Lichens

A Brief Introduction to Lichens

Lichens are symbiotic organisms composed of a “mycobiont” ( aka: the fungal partner) and a “photobiont” (most often an algal partner but occasionally a cyanobacteria partner). It is assumed that the mycobiont and photobiont in lichens have formed a mutualism where both parties benefit- the mycobiont provides protection while the photobiont provides nutrients via photosynthesis. However, alternative hypotheses have asserted that perhaps the symbiosis is the result of a parasitic relationship- the mycobiont leeches nutrients from the photobiont! Lichen taxonomy reflects the taxonomy of the mycobiont- thus classification of lichen species is determined by the fungal species. There are about 20,000 documented lichen species worldwide!

Recent research has suggested that there may be a third symbiotic organism essential to lichens.  Lichens have been found to have highly structured bacterial communities internally.  These communities consist of bacterial which seem to be unique to each species.  But there is disagreement as to whether these communities are integral to lichen symbiosis or are mearly opportunistic.  A majority of lichens have green algae photobionts which cannot fix nitrogen as can the lichens with cynobacteria.  This function may be provided by nitrogen fixing bacteria.  In addition, other bacteria may be essential in acquiring other essential elements like phosphorus and amino acids.

See: Bacterial Communities Associated with Lichen Symbiosis

Lichens can grow just about anywhere. In fact, lichens cover approximately 8% of the earth’s surface! Due to their ability to withstand drought and sub-zero temperatures, lichens are known for living in extreme habitats such as deserts and the frozen tundra of Antarctica. While lichens are durable organisms in these extreme ecosystems, they are notably sensitive to air pollution. Because of this lichens are considered bio-indicators and their presence can predict an ecosystem with healthy air quality. Lichens also reproduce both asexually and sexually. While the majority of lichens do reproduce sexually, knowing reproduction method can be a helpful key to species identification.

Identifying Lichens in the Field (what to look for!)

Lichens are more difficult to identify than vascular plants. Often, a confident and assured lichen identification requires a microscope due to minute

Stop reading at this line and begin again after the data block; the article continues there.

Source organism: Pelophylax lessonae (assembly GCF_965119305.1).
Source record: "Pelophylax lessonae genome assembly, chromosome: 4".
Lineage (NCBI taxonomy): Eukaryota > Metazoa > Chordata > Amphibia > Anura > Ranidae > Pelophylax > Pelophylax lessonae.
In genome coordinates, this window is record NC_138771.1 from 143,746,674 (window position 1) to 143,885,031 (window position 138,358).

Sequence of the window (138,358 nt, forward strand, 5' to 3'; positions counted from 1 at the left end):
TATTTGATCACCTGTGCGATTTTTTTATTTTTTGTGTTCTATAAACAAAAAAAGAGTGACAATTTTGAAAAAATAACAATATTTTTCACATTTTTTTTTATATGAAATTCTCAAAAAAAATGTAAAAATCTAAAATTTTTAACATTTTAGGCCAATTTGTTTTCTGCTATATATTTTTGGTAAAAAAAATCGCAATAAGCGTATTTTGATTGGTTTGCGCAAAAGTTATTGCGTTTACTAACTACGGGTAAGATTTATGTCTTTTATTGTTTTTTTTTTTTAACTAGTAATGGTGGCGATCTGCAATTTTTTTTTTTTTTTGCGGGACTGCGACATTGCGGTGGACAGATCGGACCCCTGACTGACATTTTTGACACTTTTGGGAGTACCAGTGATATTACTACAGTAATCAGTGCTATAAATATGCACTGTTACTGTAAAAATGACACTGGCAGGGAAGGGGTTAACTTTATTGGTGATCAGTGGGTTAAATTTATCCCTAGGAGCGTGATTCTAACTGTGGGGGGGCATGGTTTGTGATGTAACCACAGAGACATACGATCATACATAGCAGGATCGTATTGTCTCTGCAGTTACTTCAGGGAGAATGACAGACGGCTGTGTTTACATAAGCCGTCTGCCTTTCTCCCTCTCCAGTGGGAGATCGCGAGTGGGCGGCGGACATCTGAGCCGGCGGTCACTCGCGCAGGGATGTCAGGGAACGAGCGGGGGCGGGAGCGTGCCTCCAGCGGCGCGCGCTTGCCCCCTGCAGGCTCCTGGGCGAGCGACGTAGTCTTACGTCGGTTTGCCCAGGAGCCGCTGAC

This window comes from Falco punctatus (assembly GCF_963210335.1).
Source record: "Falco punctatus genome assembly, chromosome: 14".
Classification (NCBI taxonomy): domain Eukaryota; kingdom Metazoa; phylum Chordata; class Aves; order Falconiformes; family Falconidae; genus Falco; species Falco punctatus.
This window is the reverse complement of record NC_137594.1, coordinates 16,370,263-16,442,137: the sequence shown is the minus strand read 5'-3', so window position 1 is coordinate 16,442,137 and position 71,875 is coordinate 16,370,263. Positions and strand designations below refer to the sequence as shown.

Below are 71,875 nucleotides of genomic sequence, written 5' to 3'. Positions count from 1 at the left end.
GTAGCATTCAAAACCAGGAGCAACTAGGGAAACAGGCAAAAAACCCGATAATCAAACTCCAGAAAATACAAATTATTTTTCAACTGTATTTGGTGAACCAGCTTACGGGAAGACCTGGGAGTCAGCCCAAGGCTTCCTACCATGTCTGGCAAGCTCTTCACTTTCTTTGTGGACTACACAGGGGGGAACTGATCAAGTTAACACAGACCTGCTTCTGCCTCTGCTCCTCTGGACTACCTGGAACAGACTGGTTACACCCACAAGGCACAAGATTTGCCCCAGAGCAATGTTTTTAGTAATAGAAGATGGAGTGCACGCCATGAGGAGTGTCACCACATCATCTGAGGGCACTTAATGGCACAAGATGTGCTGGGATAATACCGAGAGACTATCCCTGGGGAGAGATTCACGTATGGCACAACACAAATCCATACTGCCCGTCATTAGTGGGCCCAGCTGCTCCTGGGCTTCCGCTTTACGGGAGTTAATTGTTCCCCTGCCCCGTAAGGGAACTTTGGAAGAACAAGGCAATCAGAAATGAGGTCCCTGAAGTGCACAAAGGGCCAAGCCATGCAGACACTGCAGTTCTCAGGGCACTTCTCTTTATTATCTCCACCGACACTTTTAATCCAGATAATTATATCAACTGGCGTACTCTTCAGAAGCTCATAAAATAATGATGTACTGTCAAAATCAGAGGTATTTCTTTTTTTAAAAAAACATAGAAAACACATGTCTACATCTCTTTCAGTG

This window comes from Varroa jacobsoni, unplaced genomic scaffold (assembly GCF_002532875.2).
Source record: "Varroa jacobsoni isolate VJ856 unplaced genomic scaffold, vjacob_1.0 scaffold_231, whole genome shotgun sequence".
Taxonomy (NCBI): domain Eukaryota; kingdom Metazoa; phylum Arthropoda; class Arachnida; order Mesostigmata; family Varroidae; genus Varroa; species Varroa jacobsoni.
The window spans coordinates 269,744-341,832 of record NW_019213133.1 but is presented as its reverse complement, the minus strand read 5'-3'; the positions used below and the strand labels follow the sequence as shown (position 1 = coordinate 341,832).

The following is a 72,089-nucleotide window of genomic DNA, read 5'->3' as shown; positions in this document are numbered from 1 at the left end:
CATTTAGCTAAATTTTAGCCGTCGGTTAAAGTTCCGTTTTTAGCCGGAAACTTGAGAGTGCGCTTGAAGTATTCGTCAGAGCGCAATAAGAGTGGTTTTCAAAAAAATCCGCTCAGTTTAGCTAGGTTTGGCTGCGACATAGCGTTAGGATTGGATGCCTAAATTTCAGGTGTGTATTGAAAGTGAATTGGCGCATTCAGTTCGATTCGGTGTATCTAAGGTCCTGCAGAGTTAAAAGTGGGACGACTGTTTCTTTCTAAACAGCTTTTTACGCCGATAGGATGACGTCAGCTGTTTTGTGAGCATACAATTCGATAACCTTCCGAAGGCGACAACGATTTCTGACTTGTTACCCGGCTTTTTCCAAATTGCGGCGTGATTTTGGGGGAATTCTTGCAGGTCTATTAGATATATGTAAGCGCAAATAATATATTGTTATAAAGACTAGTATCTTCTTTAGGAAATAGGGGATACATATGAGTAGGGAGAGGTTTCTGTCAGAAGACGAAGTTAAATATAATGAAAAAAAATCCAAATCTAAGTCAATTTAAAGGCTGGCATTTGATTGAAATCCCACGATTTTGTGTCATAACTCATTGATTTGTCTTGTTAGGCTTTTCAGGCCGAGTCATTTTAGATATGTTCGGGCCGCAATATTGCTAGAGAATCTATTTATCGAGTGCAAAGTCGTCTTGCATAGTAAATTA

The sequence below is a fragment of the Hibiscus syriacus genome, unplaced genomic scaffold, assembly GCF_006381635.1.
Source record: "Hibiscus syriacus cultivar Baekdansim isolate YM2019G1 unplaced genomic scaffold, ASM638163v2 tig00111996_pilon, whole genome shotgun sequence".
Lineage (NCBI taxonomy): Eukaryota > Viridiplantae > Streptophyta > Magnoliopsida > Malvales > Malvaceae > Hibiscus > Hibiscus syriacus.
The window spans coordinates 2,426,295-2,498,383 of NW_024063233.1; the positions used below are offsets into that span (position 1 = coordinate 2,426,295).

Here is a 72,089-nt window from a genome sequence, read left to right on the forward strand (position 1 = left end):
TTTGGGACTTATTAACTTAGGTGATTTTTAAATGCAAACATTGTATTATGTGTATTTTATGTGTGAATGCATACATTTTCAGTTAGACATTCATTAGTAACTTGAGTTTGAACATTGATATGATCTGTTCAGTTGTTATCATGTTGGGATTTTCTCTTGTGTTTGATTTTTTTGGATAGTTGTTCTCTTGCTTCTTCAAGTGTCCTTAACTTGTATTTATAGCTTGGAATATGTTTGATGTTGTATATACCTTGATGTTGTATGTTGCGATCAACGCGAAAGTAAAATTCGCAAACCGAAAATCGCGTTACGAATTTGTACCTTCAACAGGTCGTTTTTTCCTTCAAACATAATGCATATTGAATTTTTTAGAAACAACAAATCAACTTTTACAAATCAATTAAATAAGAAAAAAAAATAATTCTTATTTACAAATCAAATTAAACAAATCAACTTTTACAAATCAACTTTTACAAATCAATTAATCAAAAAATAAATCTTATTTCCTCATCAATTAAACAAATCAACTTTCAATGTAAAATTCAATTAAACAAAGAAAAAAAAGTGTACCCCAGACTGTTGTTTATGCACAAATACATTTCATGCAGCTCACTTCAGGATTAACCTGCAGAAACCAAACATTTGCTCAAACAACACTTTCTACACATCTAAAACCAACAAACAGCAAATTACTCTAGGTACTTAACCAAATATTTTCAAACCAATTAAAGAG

Some Lichen Species

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Frilly Drawers or Helmut Sunburst Lichen (Xanthomendoza galericulata)

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Helmut Sunburst Lichen (Xanthomendoza galericulata) in the Teloshistaceae family, is a foliose lichen with a distinct dark orange color. Using a handlens, one can ID X. galericulata by its soredia particulates clustered into “helmut-shapped” soralia. This lichen is common in western North America and is widespread in Colorado. X. galericulata is corticolous, meaning its favored substrate is bark, and grows on a wide variety of tree species. Photo by Erin Tripp.

 

surface details such as spore size and number. Bringing a hand-lens into the field can be helpful for species identification. However, some are species are easier to delineate than others. Here are a few “starter” terms to know when attempting to identify lichens:

  • Thallus: the thallus is the composite body of a lichen. The growth form of the thallus can be an important tool for lichen identification.
  • Lobes: “branches” located on the thallus of a lichen
  • Rhizines: rhizines are the root-like structure that attach the lichen to its substrate
  • Ascocarp: the structure on sexually reproducing lichens that bares the spores often resembling a cup or disc
  • Soredia: in asexually reproducing lichens, soredia are powder-like propagules of fungal hyphae (filamentous tissue of the the mycobiont partner)
  • Soralia: localized clusters of soredia

Lichen thallus growth forms:

Crustose: crustose lichens are firmly attached to their substrate. Imagine these lichens as a “crust” covering rocks, trees, the sides of buildings, etc.
Fruticose: fruticose lichens are by far the most three dimensional lichens, this growth form almost resembles a shrub. Fruticose lichens attach to their substrate by at least one holdfast.
Foliose: foliose lichens are leaf-like in appearance, often scaly or bumpy. They are distinguishable from crustose lichens in that they have two distinct sides (top and bottom) where as crustose lichens have only one exposed surface.
Squamulose: squamulose lichens are a subset of foliose lichens- squamulose thalli are distinguished by the presence of over-lapping lobes called squamules.

Sources

U.S. forest Service. (n.d.). Retrieved March 24, 2021, from https://www.fs.fed.us/wildflowers/beauty/lichens/index.shtml
Tripp, E. 2017. Field Guide to the Lichens of White Rocks, (Boulder Colorado). The University Press of Colorado. Boulder, CO. 192 pp.

Tripp, E. & Lendemer, J. 2020 Field Guide to the Lichens of Great Smoky Mountains National Park. The University of Tennessee Press: Knoxville, TN, 572 pp.